At the height of Harvey’s devastation, floodwater covered 444 square miles of Harris County, which includes Houston. Officials estimate nearly 200,000 houses across the state need repair. The recovery effort could take years and cost as much as $125 billion.
As the extent of Harvey’s destruction became apparent, FEMA director Brock Long said community-based cooperation would be vital to recovery: “Helping Texas overcome this disaster is going to be far greater than FEMA coordinating the mission of the entire federal government. We need citizens to be involved.”
Getting involved is exactly what Jeremy Rust and his wife, Dana, did: The couple helped organize Nassau Bay Baptist’s early cleanup efforts. Rust, a safety engineer who works for a NASA subcontractor assisting astronauts during spacewalks, had no experience with disaster relief. But he had a cell phone and a Google spreadsheet.
After the storm, a team of volunteers began compiling a list of Nassau Bay church members with flood damage. It included three of their four pastors. People began dropping off clothing, food, and cleaning supplies at the church. Mud-out crews got to work the next day. Rust said his church just did what churches are supposed to do: “We’re here to minister to the community, serve the community. We’re trying to be here as a beacon to the community. While you’d like to do that all the time, it’s a testimony to step up in times of catastrophe.”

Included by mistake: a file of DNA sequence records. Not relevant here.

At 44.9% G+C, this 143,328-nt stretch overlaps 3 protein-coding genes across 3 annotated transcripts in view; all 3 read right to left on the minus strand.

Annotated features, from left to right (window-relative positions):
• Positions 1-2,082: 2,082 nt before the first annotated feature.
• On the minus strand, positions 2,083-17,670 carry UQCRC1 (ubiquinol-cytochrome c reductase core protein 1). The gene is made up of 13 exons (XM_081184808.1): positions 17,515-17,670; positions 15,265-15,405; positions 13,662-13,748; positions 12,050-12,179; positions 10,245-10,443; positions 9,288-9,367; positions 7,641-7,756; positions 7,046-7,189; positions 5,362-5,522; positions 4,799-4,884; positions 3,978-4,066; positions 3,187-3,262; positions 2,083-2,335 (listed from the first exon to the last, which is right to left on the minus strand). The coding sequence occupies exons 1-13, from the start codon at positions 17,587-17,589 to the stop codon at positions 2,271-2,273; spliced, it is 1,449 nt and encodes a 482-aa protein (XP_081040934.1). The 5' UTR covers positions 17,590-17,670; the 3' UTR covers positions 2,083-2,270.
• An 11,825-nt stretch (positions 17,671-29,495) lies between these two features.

‘I remind pastors and faith leaders everywhere I go that a disaster should be the church’s finest hour.’ —Jamie Johnson
When it comes to disaster relief, the federal government hasn’t always been very welcoming to outside groups, said Greg Forrester, president of National Voluntary Organizations Active in Disaster. Before Katrina, FEMA viewed volunteer organizations as an uncoordinated network that didn’t mesh well with the government’s systems-based approach. But when the government’s approach failed after Katrina—emergency supplies ran out, crowded shelters became their own disaster zones, and agency infighting led to paralysis of aid distribution—volunteer groups stepped in to pick up the pieces.
“Katrina proved that the voluntary sector does the vast majority of response and recovery that happens in this nation,” Forrester said, noting volunteer organizations make the difference in how well a community recovers. His association has 62 members, groups that span the secular, religious, and ideological spectrum. Their diversity makes them especially good at identifying disaster victims who need help but might be overlooked by larger organizations, including the government.
Local volunteers did most of the heavy lifting during the first week of Harvey recovery. But after Labor Day, many Houstonians returned to their regular jobs, turning over ongoing cleanup efforts to national groups. Samaritan’s Purse partnered with five churches across the area to house and deploy hundreds of volunteers who converged from across the country. On a recent muggy morning in Pearland, another southern suburb, about 30 volunteers tugged bright orange Samaritan’s Purse T-shirts over their heads and gathered in the parking lot of Crosspoint Church to pray before heading out to three job sites.